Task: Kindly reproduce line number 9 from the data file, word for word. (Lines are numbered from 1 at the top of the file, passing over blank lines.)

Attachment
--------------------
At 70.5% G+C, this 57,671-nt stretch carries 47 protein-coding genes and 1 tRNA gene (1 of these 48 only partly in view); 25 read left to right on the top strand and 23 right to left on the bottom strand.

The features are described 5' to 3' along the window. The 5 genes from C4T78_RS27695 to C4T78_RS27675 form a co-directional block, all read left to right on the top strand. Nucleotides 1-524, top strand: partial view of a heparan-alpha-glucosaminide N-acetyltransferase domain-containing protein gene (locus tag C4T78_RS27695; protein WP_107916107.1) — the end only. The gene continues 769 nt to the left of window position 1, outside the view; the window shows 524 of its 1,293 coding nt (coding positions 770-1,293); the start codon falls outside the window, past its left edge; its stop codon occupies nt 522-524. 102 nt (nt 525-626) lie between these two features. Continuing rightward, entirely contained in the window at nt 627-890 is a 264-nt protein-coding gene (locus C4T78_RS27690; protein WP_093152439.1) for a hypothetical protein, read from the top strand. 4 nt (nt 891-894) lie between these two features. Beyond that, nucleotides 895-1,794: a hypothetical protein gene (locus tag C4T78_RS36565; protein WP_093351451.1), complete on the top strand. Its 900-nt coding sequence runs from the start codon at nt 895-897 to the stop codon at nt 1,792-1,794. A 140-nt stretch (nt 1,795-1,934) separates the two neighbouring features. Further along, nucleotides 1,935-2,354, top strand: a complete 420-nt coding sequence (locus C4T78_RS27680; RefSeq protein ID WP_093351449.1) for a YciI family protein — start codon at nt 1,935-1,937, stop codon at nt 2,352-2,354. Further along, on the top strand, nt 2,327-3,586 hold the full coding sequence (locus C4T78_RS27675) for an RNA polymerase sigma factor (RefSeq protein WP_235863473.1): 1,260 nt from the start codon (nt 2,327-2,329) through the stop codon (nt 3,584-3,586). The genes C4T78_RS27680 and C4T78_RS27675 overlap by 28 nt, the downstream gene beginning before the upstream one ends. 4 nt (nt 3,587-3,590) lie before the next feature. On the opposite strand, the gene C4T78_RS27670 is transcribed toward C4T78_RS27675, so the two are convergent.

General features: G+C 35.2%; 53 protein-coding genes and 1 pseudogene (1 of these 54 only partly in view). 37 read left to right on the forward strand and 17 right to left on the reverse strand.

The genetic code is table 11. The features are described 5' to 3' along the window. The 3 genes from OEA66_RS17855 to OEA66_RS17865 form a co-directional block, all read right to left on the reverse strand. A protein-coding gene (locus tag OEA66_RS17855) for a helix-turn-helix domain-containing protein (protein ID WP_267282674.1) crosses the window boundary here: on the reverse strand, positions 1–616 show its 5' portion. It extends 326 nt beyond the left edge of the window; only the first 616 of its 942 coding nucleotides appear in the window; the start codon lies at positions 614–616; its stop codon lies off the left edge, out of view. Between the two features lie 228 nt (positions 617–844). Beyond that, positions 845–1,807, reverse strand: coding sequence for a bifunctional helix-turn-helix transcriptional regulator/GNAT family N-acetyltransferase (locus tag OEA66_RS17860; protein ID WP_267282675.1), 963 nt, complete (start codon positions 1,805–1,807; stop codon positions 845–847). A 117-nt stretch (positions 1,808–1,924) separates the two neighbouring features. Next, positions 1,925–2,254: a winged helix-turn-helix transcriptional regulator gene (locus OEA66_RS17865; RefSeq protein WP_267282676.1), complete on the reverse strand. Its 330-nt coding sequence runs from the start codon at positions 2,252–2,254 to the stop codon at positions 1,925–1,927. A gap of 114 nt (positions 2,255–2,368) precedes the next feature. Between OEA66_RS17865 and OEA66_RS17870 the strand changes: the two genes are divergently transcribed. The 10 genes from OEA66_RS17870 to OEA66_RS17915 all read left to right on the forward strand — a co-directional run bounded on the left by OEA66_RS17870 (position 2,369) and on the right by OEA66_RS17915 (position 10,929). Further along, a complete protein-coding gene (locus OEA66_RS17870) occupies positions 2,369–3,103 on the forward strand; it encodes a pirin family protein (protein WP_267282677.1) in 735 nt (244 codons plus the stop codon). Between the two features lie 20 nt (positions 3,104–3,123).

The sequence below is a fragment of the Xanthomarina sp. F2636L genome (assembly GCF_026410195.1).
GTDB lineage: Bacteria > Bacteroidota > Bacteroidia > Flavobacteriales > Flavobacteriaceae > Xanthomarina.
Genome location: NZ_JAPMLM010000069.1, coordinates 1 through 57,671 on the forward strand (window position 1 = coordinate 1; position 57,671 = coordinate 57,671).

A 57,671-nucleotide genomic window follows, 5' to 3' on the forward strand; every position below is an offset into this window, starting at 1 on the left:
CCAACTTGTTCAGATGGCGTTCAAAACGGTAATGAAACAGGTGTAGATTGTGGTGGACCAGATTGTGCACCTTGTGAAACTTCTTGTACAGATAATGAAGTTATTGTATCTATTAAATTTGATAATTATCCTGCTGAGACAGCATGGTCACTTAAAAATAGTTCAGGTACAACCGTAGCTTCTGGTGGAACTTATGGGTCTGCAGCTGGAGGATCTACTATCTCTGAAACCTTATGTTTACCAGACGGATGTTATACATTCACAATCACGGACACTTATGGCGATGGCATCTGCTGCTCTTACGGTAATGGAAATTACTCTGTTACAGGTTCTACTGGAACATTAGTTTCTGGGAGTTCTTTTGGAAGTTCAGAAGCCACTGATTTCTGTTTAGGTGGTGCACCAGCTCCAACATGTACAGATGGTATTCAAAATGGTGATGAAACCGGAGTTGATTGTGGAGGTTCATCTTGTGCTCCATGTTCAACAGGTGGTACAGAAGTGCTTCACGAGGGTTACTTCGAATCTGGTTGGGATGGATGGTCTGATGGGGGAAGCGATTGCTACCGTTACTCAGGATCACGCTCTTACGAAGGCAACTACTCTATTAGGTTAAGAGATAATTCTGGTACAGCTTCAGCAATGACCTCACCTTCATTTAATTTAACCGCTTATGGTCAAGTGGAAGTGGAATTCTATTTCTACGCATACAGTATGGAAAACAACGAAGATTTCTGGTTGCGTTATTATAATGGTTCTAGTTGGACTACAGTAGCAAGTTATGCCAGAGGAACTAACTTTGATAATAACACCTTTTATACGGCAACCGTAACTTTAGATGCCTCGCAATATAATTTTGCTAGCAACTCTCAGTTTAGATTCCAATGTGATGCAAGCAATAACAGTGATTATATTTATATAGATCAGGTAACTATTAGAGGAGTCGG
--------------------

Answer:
CCAACTTGTTCAGATGGCGTTCAAAACGGTAATGAAACAGGTGTAGATTGTGGTGGACCAGATTGTGCACCTTGTGAAACTTCTTGTACAGATAATGAAGTTATTGTATCTATTAAATTTGATAATTATCCTGCTGAGACAGCATGGTCACTTAAAAATAGTTCAGGTACAACCGTAGCTTCTGGTGGAACTTATGGGTCTGCAGCTGGAGGATCTACTATCTCTGAAACCTTATGTTTACCAGACGGATGTTATACATTCACAATCACGGACACTTATGGCGATGGCATCTGCTGCTCTTACGGTAATGGAAATTACTCTGTTACAGGTTCTACTGGAACATTAGTTTCTGGGAGTTCTTTTGGAAGTTCAGAAGCCACTGATTTCTGTTTAGGTGGTGCACCAGCTCCAACATGTACAGATGGTATTCAAAATGGTGATGAAACCGGAGTTGATTGTGGAGGTTCATCTTGTGCTCCATGTTCAACAGGTGGTACAGAAGTGCTTCACGAGGGTTACTTCGAATCTGGTTGGGATGGATGGTCTGATGGGGGAAGCGATTGCTACCGTTACTCAGGATCACGCTCTTACGAAGGCAACTACTCTATTAGGTTAAGAGATAATTCTGGTACAGCTTCAGCAATGACCTCACCTTCATTTAATTTAACCGCTTATGGTCAAGTGGAAGTGGAATTCTATTTCTACGCATACAGTATGGAAAACAACGAAGATTTCTGGTTGCGTTATTATAATGGTTCTAGTTGGACTACAGTAGCAAGTTATGCCAGAGGAACTAACTTTGATAATAACACCTTTTATACGGCAACCGTAACTTTAGATGCCTCGCAATATAATTTTGCTAGCAACTCTCAGTTTAGATTCCAATGTGATGCAAGCAATAACAGTGATTATATTTATATAGATCAGGTAACTATTAGAGGAGTCGG